Basic Information About Health Disparities in Cancer
Health disparities are differences in the incidence, prevalence, and mortality of a disease and the related adverse health conditions that exist among specific population groups. These groups may be characterized by gender, age, race or ethnicity, education, income, social class, disability, geographic location, or sexual orientation.1
According to CDC’s Office of Minority Health and Health Equity, life expectancy and overall health have improved in recent years for most Americans, but not all Americans are benefiting equally. CDC monitors trends in new cancer cases and cancer deaths to identify groups that are more affected by the disease.
American Indians and Alaska Natives face unique health disparities. The Annual Report to the Nation on the Status of Cancer, 1975–2004, Featuring Cancer in American Indians and Alaska Natives2 found the following trends—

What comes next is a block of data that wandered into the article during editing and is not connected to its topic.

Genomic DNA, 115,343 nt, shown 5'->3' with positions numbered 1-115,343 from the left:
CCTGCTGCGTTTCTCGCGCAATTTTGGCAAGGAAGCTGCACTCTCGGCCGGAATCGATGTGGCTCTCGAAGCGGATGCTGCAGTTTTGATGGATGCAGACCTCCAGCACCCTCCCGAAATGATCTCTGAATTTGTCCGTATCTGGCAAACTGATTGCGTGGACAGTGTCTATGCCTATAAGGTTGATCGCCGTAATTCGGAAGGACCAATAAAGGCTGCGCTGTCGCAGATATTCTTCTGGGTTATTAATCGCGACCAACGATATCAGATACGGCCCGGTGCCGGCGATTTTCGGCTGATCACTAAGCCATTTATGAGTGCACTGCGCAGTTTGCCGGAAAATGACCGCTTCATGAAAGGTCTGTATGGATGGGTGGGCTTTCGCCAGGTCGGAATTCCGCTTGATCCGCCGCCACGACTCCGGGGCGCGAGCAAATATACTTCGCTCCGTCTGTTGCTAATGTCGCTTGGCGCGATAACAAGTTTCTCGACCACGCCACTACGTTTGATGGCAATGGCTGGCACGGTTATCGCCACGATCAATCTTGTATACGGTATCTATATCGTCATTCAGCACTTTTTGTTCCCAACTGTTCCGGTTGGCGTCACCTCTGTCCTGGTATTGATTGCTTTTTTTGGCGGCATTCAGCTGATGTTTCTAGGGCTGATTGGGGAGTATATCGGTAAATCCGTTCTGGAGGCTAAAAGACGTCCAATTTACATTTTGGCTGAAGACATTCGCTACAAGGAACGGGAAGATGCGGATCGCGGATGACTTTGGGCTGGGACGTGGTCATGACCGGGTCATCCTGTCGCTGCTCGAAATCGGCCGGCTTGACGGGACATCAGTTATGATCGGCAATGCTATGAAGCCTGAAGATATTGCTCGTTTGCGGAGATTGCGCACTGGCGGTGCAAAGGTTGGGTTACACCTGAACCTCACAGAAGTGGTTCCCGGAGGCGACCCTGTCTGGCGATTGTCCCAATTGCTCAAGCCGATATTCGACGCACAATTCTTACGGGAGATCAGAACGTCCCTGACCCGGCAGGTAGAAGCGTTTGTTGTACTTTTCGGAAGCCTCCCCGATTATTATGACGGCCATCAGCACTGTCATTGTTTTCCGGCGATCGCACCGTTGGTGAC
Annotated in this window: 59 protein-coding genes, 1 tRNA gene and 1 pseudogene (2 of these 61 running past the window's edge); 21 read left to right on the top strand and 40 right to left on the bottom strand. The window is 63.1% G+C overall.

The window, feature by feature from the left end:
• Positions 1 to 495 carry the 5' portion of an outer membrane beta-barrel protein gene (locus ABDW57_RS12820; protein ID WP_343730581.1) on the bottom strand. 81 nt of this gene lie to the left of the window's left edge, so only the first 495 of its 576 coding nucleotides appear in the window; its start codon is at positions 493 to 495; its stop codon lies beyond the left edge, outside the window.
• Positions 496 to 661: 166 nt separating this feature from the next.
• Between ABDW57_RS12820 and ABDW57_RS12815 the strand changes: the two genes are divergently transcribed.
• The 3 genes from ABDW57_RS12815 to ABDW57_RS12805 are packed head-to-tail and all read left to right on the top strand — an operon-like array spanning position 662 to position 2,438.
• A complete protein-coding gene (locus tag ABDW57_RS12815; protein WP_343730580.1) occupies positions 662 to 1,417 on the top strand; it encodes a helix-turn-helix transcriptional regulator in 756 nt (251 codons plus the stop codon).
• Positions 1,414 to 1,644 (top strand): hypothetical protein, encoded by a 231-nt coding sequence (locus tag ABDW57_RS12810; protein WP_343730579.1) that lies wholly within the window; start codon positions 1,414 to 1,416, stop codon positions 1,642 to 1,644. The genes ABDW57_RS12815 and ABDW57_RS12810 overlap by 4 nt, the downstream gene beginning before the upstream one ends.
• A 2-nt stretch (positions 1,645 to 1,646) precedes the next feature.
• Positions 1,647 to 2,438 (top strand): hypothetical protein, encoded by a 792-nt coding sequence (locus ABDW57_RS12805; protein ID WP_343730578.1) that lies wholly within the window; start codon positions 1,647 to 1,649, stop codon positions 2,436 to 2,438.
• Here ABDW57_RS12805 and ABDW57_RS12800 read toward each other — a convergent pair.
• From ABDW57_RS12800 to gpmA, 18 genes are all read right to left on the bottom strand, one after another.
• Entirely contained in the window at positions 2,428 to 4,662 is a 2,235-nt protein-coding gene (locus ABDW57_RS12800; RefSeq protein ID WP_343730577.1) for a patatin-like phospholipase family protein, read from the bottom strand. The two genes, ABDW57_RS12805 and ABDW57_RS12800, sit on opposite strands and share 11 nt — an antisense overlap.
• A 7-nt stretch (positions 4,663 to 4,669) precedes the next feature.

- Overall, cancer incidence rates for American Indian/Alaska Native people were lower than for whites, but they were higher for cancers of the stomach, liver, cervix, kidney, and gallbladder.
- Cancer incidence rates among American Indian/Alaska Native people vary a great deal from one region to another, and are highest in Alaska and the Northern and Southern Plains, and lowest in the Southwest.
- For cancers of the breast and cervix, American Indian/Alaska Native women are less likely than white women to have their cancer found early.
1National Cancer Institute. Health Disparities Defined. Rockville, MD: U.S. Department of Health and Human Services, National Institutes of Health, National Cancer Institute.
2Espey DK, Wu XC, Swan J, Wiggins C, Jim MA, Ward E, Wingo PA, Howe HL, Ries LA, Miller BA, Jemal A, Ahmed F, Cobb N, Kaur JS, Edwards BK. Annual report to the nation on the status of cancer, 1975–2004, featuring cancer in American Indians and Alaska Natives. Cancer 2007;110(10):2119–2152.